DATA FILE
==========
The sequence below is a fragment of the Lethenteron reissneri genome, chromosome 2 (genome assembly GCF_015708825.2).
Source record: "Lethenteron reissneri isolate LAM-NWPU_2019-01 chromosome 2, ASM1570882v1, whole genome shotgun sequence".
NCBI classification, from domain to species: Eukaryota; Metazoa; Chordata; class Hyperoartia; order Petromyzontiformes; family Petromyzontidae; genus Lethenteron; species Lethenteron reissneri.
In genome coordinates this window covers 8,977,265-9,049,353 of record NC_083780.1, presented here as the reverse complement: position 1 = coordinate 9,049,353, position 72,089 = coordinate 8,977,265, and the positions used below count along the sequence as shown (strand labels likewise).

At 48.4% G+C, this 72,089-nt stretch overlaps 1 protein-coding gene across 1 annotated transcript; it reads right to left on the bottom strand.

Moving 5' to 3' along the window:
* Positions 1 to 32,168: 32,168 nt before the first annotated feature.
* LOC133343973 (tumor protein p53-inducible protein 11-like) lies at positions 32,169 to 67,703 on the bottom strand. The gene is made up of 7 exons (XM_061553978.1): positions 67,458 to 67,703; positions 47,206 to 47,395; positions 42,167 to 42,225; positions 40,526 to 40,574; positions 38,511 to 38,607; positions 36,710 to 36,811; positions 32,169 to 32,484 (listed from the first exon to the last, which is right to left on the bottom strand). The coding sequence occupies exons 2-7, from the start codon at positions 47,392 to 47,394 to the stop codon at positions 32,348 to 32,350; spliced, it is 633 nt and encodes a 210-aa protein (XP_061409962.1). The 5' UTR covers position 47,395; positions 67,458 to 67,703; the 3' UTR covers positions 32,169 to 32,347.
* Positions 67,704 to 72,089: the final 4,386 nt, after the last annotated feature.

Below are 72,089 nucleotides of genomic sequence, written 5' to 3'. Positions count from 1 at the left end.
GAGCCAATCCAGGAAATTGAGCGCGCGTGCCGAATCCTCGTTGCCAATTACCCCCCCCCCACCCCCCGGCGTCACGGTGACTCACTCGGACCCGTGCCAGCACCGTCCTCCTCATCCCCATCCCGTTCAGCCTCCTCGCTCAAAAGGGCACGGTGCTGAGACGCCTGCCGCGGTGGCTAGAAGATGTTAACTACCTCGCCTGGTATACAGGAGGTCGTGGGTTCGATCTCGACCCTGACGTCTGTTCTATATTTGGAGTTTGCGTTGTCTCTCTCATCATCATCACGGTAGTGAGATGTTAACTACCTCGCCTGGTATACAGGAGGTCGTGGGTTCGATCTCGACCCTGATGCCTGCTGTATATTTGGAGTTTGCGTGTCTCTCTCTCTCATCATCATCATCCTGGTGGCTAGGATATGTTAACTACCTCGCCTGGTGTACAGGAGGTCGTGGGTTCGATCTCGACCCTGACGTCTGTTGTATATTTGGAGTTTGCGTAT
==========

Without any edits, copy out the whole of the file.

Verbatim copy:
The sequence below is a fragment of the Lethenteron reissneri genome, chromosome 2 (genome assembly GCF_015708825.2).
Source record: "Lethenteron reissneri isolate LAM-NWPU_2019-01 chromosome 2, ASM1570882v1, whole genome shotgun sequence".
NCBI classification, from domain to species: Eukaryota; Metazoa; Chordata; class Hyperoartia; order Petromyzontiformes; family Petromyzontidae; genus Lethenteron; species Lethenteron reissneri.
In genome coordinates this window covers 8,977,265-9,049,353 of record NC_083780.1, presented here as the reverse complement: position 1 = coordinate 9,049,353, position 72,089 = coordinate 8,977,265, and the positions used below count along the sequence as shown (strand labels likewise).

At 48.4% G+C, this 72,089-nt stretch overlaps 1 protein-coding gene across 1 annotated transcript; it reads right to left on the bottom strand.

Moving 5' to 3' along the window:
* Positions 1 to 32,168: 32,168 nt before the first annotated feature.
* LOC133343973 (tumor protein p53-inducible protein 11-like) lies at positions 32,169 to 67,703 on the bottom strand. The gene is made up of 7 exons (XM_061553978.1): positions 67,458 to 67,703; positions 47,206 to 47,395; positions 42,167 to 42,225; positions 40,526 to 40,574; positions 38,511 to 38,607; positions 36,710 to 36,811; positions 32,169 to 32,484 (listed from the first exon to the last, which is right to left on the bottom strand). The coding sequence occupies exons 2-7, from the start codon at positions 47,392 to 47,394 to the stop codon at positions 32,348 to 32,350; spliced, it is 633 nt and encodes a 210-aa protein (XP_061409962.1). The 5' UTR covers position 47,395; positions 67,458 to 67,703; the 3' UTR covers positions 32,169 to 32,347.
* Positions 67,704 to 72,089: the final 4,386 nt, after the last annotated feature.

Below are 72,089 nucleotides of genomic sequence, written 5' to 3'. Positions count from 1 at the left end.
GAGCCAATCCAGGAAATTGAGCGCGCGTGCCGAATCCTCGTTGCCAATTACCCCCCCCCCACCCCCCGGCGTCACGGTGACTCACTCGGACCCGTGCCAGCACCGTCCTCCTCATCCCCATCCCGTTCAGCCTCCTCGCTCAAAAGGGCACGGTGCTGAGACGCCTGCCGCGGTGGCTAGAAGATGTTAACTACCTCGCCTGGTATACAGGAGGTCGTGGGTTCGATCTCGACCCTGACGTCTGTTCTATATTTGGAGTTTGCGTTGTCTCTCTCATCATCATCACGGTAGTGAGATGTTAACTACCTCGCCTGGTATACAGGAGGTCGTGGGTTCGATCTCGACCCTGATGCCTGCTGTATATTTGGAGTTTGCGTGTCTCTCTCTCTCATCATCATCATCCTGGTGGCTAGGATATGTTAACTACCTCGCCTGGTGTACAGGAGGTCGTGGGTTCGATCTCGACCCTGACGTCTGTTGTATATTTGGAGTTTGCGTAT